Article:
Ex-Russian Spy Attacked By Nerve Agent Likely Poisoned At Home

Evidence collected by London's Metropolitan Police indicates that the former Russian spy and his daughter who were poisoned by a rare nerve agent were first exposed to the deadly chemical at their home in Salisbury, authorities revealed Wednesday.

"At this point in our investigation, we believe the Skripals first came into contact with the nerve agent from their front door," where the highest concentration of the toxin has been found, Dean Haydon, senior national coordinator for counter terrorism policing, said in a statement.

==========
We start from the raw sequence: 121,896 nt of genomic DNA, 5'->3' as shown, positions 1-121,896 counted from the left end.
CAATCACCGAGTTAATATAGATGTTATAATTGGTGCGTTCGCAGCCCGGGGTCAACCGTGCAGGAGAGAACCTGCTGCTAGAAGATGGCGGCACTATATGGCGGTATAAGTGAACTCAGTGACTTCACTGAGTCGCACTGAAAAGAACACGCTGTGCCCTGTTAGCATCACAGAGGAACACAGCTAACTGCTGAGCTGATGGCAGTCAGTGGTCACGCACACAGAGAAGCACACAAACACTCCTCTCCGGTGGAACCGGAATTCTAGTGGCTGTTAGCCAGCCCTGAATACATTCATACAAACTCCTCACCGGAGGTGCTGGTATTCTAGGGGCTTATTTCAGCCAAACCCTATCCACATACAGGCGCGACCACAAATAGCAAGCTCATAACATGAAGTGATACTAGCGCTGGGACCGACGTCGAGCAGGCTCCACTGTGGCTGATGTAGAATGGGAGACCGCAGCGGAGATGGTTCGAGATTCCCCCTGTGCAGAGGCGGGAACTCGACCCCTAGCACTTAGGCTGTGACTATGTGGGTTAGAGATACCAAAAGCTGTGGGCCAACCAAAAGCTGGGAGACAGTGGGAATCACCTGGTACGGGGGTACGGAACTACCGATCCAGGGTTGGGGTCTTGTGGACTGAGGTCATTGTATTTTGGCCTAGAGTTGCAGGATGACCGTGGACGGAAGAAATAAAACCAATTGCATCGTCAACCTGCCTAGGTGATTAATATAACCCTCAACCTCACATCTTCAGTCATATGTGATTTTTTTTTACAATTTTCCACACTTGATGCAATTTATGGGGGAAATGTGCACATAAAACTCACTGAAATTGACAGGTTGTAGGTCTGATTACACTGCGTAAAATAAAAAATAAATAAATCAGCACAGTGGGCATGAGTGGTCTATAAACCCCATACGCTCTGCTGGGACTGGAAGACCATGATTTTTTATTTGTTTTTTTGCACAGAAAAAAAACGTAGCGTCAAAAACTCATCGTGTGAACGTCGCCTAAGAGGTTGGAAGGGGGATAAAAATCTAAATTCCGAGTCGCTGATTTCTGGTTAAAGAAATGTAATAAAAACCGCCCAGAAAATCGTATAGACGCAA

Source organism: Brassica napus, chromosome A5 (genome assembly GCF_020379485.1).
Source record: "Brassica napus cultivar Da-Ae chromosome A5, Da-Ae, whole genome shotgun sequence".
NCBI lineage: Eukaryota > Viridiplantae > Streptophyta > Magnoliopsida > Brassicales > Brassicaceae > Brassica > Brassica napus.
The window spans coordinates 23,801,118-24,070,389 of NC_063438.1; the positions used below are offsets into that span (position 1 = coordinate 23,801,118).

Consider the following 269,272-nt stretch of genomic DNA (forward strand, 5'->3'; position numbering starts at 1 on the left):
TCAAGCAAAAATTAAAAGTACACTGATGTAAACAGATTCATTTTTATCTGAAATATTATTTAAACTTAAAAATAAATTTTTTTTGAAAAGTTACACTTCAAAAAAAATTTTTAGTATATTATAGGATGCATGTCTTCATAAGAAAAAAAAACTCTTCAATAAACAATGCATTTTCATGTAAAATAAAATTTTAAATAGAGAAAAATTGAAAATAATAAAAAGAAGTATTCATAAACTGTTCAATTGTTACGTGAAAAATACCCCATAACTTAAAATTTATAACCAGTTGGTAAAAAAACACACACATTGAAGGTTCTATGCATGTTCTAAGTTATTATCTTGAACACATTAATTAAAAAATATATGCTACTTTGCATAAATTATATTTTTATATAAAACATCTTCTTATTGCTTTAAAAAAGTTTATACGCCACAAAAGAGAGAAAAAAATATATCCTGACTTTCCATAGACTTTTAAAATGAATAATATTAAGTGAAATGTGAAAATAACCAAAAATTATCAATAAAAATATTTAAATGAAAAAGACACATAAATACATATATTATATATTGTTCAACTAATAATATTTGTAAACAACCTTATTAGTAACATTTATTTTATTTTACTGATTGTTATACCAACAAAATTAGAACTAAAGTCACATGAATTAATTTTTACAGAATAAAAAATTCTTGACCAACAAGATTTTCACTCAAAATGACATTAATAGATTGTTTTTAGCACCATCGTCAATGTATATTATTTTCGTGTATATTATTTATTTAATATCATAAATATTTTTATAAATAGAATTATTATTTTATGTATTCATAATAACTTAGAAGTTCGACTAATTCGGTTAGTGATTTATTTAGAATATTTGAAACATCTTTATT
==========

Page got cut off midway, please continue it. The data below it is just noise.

"We are therefore focusing much of our efforts in and around their address," he added.

Haydon reassured local residents living near Sergei Skripal and his 33-year-old daughter, Yulia, who was staying with him at the time, that the risk of further contamination by the poison developed in a top-secret laboratory in Moscow "remains low."

Traces of the nerve agent have been found at several other locations, including a pub and a restaurant.

The Skripals were found slumped on a park bench on March 4. They were unconscious and immediately rushed to a hospital, where they remain in critical condition.

The Metropolitan Police said officers have been deluged with evidence gathered with the help of the public. They are combing through more than 5,000 hours of closed circuit television footage, more than 1,350 exhibits and hundreds of witness interviews.

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